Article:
In its 2001 report on Industrial Capabilities, the Defense Department
outlines emerging global security and industrial environments, as
well as the strategy that is needed to meet the new challenges.
The report is required by Congress and—incidentally—was
precipitated by NDIA’s testimony to the Senate Armed Services
Committee, in which we recommended periodic assessments of various
defense industry sectors such as ammunition, aircraft, ships, large
The report is a respectable piece of work and a good start at coming
to grips with the post-Cold War industrial landscape.
Consider the changes experienced by our defense industrial base
since the demise of the Soviet Union.
First, the business base for defense industry is down 60-70 percent
since 1985. This has triggered a series of consolidations with consequent
downsizing of capacity and people. Many suppliers have left the
market for other opportunities, or in some cases, have gone out
of business entirely.
Second, the globalization of defense industry presents a new paradigm.
National borders have become increasingly irrelevant as multi-national
companies set up production in multiple nations. A corollary to
globalization is the growing possibility that there may be no U.S.
domestic industrial capability for certain weapons systems or components.
The globalization of the defense markets has made the “Buy
American Act” relatively impotent with regard to domestic-versus-overseas
purchases of critical components.
Third, the new industrial base also faces a blurring of distinction
between the civil and military component sectors. The United States,
as well as its friends and foes, will rely more and more on commercially
available technologies to either provide or enhance military capabilities.
The Industrial Capabilities report, for the most part, recognizes
these realities. It discusses, for example, the financial health
of our industry as the defense market shrinks, with a decline in
the number of defense programs and associated smaller production
runs, and greater uncertainty with regard to future business.
But, while the report is a promising beginning, several of its
conclusions raise questions and reinforce the need to find ways
to mitigate some adverse trends in our industry.
First is the question of defense industrial dominance. The report
states that the U.S. defense industry continues to be the most technologically
innovative, capable and responsive in the world. While this may
be currently true, we are not assured that it will continue. What
are the prospects in the long term, given 15 years of reduced funding?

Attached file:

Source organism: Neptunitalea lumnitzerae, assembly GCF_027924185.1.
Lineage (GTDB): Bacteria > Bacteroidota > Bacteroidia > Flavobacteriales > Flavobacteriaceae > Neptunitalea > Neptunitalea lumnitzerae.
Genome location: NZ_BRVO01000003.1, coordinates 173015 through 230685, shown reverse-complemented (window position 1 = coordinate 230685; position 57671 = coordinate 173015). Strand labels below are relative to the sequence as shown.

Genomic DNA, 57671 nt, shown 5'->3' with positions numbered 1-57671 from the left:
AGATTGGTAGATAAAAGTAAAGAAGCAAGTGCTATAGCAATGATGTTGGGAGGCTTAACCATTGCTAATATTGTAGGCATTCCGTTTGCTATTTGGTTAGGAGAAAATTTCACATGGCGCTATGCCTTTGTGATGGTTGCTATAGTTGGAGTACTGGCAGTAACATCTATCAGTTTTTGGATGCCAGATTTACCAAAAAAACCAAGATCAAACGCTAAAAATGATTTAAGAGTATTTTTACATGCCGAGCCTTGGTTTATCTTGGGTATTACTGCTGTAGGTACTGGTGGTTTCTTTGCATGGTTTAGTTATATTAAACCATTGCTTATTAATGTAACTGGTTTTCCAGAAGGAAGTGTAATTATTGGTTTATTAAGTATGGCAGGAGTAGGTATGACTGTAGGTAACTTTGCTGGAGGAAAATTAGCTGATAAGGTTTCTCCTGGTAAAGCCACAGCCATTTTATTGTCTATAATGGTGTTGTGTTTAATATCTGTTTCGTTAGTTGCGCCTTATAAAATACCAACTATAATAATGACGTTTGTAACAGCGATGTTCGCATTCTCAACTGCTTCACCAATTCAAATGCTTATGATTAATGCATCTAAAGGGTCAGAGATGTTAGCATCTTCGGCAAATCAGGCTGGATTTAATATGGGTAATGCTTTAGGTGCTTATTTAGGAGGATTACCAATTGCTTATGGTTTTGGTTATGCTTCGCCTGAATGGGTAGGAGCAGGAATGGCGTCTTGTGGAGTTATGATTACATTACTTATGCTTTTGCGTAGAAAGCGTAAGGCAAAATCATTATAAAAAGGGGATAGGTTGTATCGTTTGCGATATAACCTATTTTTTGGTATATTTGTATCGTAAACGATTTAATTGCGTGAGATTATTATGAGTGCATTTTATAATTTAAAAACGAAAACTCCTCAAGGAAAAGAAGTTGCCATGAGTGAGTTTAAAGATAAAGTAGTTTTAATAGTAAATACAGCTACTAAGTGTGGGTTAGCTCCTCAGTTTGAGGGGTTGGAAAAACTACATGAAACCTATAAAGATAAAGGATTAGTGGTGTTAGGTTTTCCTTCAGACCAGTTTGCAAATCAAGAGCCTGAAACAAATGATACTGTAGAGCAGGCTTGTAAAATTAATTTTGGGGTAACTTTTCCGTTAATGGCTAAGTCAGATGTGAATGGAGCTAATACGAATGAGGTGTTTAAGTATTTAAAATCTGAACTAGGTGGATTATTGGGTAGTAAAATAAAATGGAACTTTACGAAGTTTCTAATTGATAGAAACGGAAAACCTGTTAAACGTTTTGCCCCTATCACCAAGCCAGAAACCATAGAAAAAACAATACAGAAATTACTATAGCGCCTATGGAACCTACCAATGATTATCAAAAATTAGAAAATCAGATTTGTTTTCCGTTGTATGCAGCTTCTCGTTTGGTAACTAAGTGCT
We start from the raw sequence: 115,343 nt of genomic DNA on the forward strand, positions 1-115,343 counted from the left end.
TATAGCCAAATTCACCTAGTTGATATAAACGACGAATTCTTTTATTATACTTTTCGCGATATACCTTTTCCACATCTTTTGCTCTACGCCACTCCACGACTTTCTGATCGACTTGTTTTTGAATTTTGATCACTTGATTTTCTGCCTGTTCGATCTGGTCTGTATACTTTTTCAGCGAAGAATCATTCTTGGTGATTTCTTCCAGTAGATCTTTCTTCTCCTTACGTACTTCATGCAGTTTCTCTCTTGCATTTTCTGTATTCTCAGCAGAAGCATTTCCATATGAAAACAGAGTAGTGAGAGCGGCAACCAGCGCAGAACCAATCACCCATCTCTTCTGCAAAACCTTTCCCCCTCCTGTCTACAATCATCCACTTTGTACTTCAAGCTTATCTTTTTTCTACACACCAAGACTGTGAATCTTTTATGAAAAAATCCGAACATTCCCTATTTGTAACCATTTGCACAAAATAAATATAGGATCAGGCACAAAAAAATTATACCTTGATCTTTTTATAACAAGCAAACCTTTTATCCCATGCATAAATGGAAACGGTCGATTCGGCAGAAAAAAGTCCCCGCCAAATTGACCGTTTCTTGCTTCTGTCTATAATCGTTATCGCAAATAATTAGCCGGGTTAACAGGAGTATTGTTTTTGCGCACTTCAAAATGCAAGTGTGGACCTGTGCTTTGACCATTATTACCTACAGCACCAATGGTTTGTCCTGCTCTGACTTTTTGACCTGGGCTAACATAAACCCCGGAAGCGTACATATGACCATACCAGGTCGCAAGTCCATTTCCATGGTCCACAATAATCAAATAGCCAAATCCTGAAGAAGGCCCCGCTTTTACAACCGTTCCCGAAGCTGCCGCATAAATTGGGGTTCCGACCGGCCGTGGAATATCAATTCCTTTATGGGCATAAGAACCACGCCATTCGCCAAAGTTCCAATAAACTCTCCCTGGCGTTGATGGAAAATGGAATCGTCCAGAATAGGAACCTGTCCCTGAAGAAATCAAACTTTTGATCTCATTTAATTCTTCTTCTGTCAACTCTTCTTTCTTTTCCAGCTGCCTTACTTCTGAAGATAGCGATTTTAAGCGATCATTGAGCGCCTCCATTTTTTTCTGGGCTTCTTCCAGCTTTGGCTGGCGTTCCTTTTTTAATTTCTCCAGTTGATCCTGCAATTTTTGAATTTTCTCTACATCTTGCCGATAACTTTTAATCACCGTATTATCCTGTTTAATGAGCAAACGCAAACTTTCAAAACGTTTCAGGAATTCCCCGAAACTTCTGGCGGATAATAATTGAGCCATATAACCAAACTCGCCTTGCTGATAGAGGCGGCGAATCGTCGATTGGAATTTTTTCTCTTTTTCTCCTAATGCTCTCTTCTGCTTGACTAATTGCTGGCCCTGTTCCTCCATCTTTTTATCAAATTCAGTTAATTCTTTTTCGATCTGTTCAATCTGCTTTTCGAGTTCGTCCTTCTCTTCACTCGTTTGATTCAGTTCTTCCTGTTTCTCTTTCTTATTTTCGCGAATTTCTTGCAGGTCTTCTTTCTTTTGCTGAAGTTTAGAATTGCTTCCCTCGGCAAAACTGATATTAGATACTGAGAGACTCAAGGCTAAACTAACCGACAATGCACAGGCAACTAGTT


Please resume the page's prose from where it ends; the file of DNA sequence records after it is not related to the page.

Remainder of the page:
This is a problem, as evidenced by the current moratorium on defense
budget increases until after a strategic review is completed later
in the year.
The report also posits that the Pentagon has been successful in
its acquisition reform efforts. While many positive changes have
been implemented during the past decade, the major barrier to the
entry of commercial firms into the defense market—the cost
accounting standards required of defense contractors—remains
in place. While this unique accounting system facilitates the auditing
of defense contracts, it is considered anathema to a large part
of the commercial world, where it would be unacceptable to increase
accounting staffs by 300 percent, merely to accommodate defense
audits. The Secretary of Defense needs to challenge explicitly the
acquisition reform effort, to find ways to overcome this major hurdle.
The Industrial Capabilities study, additionally, says the Pentagon
is encouraging defense firms to reduce underutilized capacity. Unfortunately,
according to leading defense contractors, until financial incentives
are established for the industry to divest excess capacity, that
capacity will remain within the defense base. This is an important
issue for the new leadership to address.
Finally, the Pentagon has made a major effort to streamline the
export control process. But the gatekeeper in this area is the Department
of State, which continues to maintain a choke-hold on defense exports.
Here, we can only hope that Secretary Colin Powell becomes aware
of the need to ensure our defense industry is allowed to be competitive
in the global arms market.
As I stated before, the Industrial Capabilities study is a worthwhile
effort that highlights important issues surrounding the future viability
of our industry. But more needs to be done.
The ongoing strategic review by Secretary Rumsfeld offers an ideal
opportunity to determine what role the Pentagon will play as the
defense industry’s principal customer. The challenges outlined
in this article—the poor financial health of the industry,
the growing globalization, the shortfalls in acquisition reform
and the overly-restrictive export controls—can be solved over
time if government and industry work together. Industrial leaders
are now looking to Secretary Rumsfeld for strong leadership in this
Much is at stake. Decisions made today will determine whether the
technological superiority of U.S. forces can be maintained in the
future. The nation’s industrial base is a critical factor
in this equation.